. The Sports Car World Endurance Championship WEC goes down to the wire at the six-hour race on the Bahrain International Circuit on 18 November. After a strong maiden season with the 911 RSR, the
The situation heading to the final race
Richard Lietz and Frédéric Makowiecki stand the best chances of winning the title. In the lead-up to the final race, they sit just two points shy of the leading Ferrari pilots Alessandro Pier Guidi and James Calado in the drivers’ classification, and 5.5 points ahead of Harry Tincknell/Andy Priaulx (Ford). All three driver pairings could take the world championship crown in Bahrain. This underlines just how competitive the GTE-Pro class is. Richard Lietz and Frédéric Makowiecki will become world champions if...
...they win the race.
...they finish on second or third ahead of Guidi/Calado and Tincknell/Priaulx, provided that Pier Guidi/Calado don’t earn the extra point for pole position.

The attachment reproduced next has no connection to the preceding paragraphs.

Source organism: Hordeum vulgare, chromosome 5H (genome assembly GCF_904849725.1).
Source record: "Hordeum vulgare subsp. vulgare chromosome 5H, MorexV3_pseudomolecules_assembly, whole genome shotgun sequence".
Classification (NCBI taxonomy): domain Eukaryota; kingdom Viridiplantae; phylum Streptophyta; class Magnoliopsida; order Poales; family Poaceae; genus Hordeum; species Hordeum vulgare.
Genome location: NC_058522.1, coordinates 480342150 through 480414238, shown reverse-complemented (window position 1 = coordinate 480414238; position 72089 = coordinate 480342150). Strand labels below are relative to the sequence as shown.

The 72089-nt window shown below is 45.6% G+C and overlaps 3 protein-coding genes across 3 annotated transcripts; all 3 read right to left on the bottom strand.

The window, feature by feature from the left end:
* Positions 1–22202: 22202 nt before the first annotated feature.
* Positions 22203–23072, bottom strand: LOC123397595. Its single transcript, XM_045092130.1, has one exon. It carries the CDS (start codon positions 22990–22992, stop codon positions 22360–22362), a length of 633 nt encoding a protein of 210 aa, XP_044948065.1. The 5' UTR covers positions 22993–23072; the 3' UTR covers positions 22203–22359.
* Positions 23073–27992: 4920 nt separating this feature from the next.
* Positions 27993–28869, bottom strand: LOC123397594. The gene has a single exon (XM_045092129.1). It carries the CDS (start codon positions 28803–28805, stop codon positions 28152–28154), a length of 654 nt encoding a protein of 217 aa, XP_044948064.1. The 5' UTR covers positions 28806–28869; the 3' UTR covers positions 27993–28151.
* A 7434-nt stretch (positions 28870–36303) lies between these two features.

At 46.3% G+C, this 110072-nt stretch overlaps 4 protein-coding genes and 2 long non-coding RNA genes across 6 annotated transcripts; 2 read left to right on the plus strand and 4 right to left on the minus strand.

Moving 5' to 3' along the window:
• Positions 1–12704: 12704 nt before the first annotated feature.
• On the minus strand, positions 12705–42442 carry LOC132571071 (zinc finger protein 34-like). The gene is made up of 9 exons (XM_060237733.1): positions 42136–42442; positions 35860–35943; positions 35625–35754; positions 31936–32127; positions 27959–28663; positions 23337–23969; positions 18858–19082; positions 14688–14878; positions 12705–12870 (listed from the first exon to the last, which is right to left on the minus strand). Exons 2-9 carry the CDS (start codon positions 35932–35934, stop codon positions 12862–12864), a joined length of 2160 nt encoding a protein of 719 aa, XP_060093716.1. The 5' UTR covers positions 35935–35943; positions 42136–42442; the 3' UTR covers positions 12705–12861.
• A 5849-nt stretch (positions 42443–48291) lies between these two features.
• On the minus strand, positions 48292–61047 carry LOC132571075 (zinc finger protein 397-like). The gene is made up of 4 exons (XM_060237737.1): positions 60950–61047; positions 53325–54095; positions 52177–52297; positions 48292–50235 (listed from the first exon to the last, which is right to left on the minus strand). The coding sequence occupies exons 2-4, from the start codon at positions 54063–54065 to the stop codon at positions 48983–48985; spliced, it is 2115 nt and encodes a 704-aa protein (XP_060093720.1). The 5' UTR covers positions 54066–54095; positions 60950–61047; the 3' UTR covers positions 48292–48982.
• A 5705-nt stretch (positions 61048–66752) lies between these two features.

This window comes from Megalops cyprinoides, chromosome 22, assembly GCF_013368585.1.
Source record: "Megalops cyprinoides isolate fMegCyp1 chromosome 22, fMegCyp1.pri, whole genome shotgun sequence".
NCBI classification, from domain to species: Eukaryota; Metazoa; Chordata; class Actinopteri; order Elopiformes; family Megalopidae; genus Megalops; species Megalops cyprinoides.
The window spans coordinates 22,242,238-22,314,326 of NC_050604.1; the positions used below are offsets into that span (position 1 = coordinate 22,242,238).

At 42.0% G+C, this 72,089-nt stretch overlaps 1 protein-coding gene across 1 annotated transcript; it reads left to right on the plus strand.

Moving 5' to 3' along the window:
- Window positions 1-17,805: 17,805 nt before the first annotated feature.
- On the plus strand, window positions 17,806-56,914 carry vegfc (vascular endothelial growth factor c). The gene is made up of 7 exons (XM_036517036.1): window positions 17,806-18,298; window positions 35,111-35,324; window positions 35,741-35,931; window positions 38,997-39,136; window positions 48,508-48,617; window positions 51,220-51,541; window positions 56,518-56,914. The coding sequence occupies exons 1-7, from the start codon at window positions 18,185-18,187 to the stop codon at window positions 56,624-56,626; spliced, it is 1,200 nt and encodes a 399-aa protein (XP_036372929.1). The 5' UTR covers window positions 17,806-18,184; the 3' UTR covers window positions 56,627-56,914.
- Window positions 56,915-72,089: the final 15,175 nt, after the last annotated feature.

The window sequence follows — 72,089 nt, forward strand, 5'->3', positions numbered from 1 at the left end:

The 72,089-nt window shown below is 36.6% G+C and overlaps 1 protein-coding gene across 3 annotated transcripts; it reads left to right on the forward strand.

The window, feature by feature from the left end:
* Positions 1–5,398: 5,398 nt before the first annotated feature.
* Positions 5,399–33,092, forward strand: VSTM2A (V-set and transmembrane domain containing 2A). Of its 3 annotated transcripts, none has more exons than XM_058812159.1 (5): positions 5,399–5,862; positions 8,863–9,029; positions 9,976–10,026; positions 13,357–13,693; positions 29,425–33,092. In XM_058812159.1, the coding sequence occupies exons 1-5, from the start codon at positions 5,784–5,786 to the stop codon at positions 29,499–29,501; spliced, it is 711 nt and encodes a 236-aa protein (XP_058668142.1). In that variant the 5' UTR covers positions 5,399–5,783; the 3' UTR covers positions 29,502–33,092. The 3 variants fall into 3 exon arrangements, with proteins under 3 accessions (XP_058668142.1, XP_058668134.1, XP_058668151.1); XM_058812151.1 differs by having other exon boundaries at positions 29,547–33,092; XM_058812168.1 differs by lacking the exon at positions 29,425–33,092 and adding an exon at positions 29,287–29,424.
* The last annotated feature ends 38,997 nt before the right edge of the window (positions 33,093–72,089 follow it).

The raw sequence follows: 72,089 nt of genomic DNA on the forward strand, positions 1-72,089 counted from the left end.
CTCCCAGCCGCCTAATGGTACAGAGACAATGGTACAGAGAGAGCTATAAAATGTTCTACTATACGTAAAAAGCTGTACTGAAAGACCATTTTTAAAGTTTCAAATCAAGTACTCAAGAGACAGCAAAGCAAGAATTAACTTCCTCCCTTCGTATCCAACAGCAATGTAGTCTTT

...they earn the extra point for pole position and finish the race ahead of Pier Guidi/Calado and Tincknell/Priaulx – regardless of the position.
… it posts pole position and wins the race with the #91 car – and Ferrari finishes no further up the field than fourth.
… it wins the race and Ferrari finishes no further up the field than fifth (with or without pole position).
… it posts pole position and finishes the race in second – the Ferrari finishes on eighth and Ford doesn’t win.
… it finishes the race in second and the Ferrari finishes in eighth without pole position – and the Ford doesn’t win.
The road to the title duel in the desert
Consistently strong performances have put Richard Lietz and Frédéric Makowiecki on course for the title at the season finale in Bahrain. At the wheel of the new 911 RSR, they made a successful start to the new season with third place at Silverstone. At Spa-Francorchamps (5th) and Le Mans (4th), they narrowly missed out on podium spots. However, clinching second at
Strong performance of the new 911 RSR
The new 911 RSR, built from scratch by
Close qualifying sessions and gripping races
The GTE-Pro class, in which